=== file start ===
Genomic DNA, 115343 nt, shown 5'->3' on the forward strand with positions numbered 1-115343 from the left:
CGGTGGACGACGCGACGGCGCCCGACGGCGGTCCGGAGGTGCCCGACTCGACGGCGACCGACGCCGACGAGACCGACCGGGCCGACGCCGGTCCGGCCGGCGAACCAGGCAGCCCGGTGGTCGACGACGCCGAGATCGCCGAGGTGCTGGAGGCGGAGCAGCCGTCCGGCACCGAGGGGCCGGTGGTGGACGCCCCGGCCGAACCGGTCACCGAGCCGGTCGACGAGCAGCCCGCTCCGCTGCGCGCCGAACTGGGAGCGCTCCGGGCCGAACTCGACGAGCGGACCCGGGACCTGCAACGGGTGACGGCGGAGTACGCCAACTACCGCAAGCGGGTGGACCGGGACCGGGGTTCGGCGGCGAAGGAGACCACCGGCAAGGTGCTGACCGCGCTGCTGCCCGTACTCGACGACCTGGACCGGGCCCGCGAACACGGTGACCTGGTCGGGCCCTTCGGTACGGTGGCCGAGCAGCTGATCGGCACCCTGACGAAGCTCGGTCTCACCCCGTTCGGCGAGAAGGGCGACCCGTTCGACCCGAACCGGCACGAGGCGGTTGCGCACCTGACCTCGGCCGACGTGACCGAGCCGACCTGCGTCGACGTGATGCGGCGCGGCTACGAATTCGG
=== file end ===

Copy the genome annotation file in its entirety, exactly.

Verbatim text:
Genomic DNA, 115343 nt, shown 5'->3' on the forward strand with positions numbered 1-115343 from the left:
CGGTGGACGACGCGACGGCGCCCGACGGCGGTCCGGAGGTGCCCGACTCGACGGCGACCGACGCCGACGAGACCGACCGGGCCGACGCCGGTCCGGCCGGCGAACCAGGCAGCCCGGTGGTCGACGACGCCGAGATCGCCGAGGTGCTGGAGGCGGAGCAGCCGTCCGGCACCGAGGGGCCGGTGGTGGACGCCCCGGCCGAACCGGTCACCGAGCCGGTCGACGAGCAGCCCGCTCCGCTGCGCGCCGAACTGGGAGCGCTCCGGGCCGAACTCGACGAGCGGACCCGGGACCTGCAACGGGTGACGGCGGAGTACGCCAACTACCGCAAGCGGGTGGACCGGGACCGGGGTTCGGCGGCGAAGGAGACCACCGGCAAGGTGCTGACCGCGCTGCTGCCCGTACTCGACGACCTGGACCGGGCCCGCGAACACGGTGACCTGGTCGGGCCCTTCGGTACGGTGGCCGAGCAGCTGATCGGCACCCTGACGAAGCTCGGTCTCACCCCGTTCGGCGAGAAGGGCGACCCGTTCGACCCGAACCGGCACGAGGCGGTTGCGCACCTGACCTCGGCCGACGTGACCGAGCCGACCTGCGTCGACGTGATGCGGCGCGGCTACGAATTCGG